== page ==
Jacques Offenbach died before the premiere of his opera 'Les Contes d'Hoffmann' and never completed the scores.
As a result the masterpiece is among the most edited operas in history.
Significant changes were made for a 1904 production at the Monte Carlo Opera, an interpretation which would go on to become the most recognisable version.
According to Juan Diego Florez, the world renowned tenor who takes the lead role in Offenbach's fantastical odyssey, the theatre is drenched in operatic history.
He said: "This theatre has some history related to Hoffmann. It was here that the last version of the Venetian act - 'Guilletta's act' - was rearranged and the impresario of this theatre at the time composed a septet which always features in the opera nowadays."
Similarly, director of the Monte Carlo Opera and stage director of 'Les Contes d'Hoffmann' Jean-Louis Grinda acknowledged the theatre's importance in the completion of the great unfinished score.
"The Venetian act was never played at the premiere because of the lack of scores," he said.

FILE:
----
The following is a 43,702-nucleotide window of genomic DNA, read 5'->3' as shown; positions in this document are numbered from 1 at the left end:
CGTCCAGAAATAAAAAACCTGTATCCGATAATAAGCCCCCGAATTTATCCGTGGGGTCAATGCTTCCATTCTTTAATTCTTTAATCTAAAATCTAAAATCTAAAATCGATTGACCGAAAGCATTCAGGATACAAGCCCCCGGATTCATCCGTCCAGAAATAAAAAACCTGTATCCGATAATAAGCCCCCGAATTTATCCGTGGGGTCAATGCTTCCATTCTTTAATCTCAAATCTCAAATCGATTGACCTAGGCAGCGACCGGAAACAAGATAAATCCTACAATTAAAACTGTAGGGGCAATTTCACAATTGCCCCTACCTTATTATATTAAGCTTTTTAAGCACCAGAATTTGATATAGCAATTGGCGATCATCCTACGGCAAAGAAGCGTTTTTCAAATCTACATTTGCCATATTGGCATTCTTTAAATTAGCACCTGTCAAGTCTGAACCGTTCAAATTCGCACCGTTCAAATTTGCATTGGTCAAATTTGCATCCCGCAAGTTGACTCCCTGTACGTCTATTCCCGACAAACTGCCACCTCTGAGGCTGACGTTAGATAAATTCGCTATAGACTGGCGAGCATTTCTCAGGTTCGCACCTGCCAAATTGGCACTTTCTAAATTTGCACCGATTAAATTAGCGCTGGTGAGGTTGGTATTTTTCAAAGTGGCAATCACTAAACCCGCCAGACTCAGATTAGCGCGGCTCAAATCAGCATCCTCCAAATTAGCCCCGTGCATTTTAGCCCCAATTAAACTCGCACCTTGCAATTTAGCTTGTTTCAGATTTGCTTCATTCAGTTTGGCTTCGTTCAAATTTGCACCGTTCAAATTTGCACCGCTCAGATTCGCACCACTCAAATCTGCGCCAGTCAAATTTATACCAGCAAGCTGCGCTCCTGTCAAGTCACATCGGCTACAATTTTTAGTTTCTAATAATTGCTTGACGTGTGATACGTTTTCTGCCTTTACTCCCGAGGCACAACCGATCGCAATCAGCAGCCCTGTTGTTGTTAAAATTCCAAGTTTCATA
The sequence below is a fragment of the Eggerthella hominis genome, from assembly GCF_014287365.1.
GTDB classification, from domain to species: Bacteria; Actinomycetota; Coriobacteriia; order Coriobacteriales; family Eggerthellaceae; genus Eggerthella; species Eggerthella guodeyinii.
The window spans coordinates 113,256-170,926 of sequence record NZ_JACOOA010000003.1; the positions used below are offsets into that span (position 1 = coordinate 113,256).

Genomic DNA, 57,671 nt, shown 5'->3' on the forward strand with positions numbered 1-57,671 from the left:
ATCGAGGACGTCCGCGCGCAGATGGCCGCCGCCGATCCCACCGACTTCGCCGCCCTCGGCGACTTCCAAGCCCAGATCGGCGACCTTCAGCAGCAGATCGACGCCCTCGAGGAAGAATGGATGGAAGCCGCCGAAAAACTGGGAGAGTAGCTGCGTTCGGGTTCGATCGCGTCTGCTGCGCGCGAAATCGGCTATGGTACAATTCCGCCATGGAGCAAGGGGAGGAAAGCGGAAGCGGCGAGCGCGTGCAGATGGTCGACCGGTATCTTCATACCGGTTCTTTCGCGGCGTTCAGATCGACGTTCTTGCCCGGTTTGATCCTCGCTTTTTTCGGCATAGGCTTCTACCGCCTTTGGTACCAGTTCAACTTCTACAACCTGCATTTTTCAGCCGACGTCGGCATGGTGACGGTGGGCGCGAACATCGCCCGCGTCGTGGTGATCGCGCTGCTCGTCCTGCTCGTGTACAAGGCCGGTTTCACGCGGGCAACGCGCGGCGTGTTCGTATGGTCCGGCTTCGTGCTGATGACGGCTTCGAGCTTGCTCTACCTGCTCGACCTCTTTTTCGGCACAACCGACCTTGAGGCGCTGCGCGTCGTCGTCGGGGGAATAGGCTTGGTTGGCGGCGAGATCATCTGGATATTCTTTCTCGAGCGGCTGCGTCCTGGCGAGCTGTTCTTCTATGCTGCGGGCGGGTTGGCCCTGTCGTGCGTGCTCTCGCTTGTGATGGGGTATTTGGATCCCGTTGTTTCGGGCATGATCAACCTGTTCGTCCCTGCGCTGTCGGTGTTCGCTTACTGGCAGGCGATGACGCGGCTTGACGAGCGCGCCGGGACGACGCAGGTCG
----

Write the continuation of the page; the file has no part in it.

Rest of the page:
"The genius former director of the Monte Carlo Opera, Raoul Gunsbourg, decided that, with his help, a French composer should write the music that was missing.
"Others wrote some parts, in particular the 'Scintille diamant' aria and the famous septet which was left uncompleted by Offenbach."
Part of the famous Monte Carlo Casino, the opera house - also known as the Salle Garnier after its designer Charles Garnier - is known for being an intimate venue.
With just 524 seats, compared to it's 2,000 capacity sister venue - the Palais Garnier in Paris - Florez describes the space as a "jewel".
"This opera house is special because it's small," he said. "It's a beautiful masterpiece architecturally."
"And of course, for the singers to sing in such a box - like a bon bon box - it is wonderfful because we feel that our voices are carrying. We feel that everybody hears us and we don't have to push. It's a great theatre for the voice."